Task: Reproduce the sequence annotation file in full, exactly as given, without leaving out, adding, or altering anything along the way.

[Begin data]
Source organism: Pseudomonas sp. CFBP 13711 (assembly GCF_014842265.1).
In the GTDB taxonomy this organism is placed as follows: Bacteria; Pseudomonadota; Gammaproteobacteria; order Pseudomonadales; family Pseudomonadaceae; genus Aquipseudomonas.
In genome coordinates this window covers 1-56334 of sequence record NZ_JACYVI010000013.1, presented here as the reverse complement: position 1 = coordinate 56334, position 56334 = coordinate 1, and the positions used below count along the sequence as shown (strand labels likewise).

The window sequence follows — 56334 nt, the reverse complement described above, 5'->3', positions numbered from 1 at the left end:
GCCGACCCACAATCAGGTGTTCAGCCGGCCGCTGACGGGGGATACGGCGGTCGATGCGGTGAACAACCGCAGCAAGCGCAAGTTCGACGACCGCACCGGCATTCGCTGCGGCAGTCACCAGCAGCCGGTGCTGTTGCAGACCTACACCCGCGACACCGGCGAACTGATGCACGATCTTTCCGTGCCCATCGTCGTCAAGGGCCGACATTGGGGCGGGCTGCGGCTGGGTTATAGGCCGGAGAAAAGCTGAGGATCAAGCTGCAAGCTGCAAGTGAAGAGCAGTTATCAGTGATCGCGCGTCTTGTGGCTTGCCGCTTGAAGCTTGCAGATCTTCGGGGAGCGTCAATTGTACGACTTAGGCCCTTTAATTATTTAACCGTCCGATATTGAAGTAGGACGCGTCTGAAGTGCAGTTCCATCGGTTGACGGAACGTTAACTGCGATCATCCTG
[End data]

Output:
Source organism: Pseudomonas sp. CFBP 13711 (assembly GCF_014842265.1).
In the GTDB taxonomy this organism is placed as follows: Bacteria; Pseudomonadota; Gammaproteobacteria; order Pseudomonadales; family Pseudomonadaceae; genus Aquipseudomonas.
In genome coordinates this window covers 1-56334 of sequence record NZ_JACYVI010000013.1, presented here as the reverse complement: position 1 = coordinate 56334, position 56334 = coordinate 1, and the positions used below count along the sequence as shown (strand labels likewise).

The window sequence follows — 56334 nt, the reverse complement described above, 5'->3', positions numbered from 1 at the left end:
GCCGACCCACAATCAGGTGTTCAGCCGGCCGCTGACGGGGGATACGGCGGTCGATGCGGTGAACAACCGCAGCAAGCGCAAGTTCGACGACCGCACCGGCATTCGCTGCGGCAGTCACCAGCAGCCGGTGCTGTTGCAGACCTACACCCGCGACACCGGCGAACTGATGCACGATCTTTCCGTGCCCATCGTCGTCAAGGGCCGACATTGGGGCGGGCTGCGGCTGGGTTATAGGCCGGAGAAAAGCTGAGGATCAAGCTGCAAGCTGCAAGTGAAGAGCAGTTATCAGTGATCGCGCGTCTTGTGGCTTGCCGCTTGAAGCTTGCAGATCTTCGGGGAGCGTCAATTGTACGACTTAGGCCCTTTAATTATTTAACCGTCCGATATTGAAGTAGGACGCGTCTGAAGTGCAGTTCCATCGGTTGACGGAACGTTAACTGCGATCATCCTG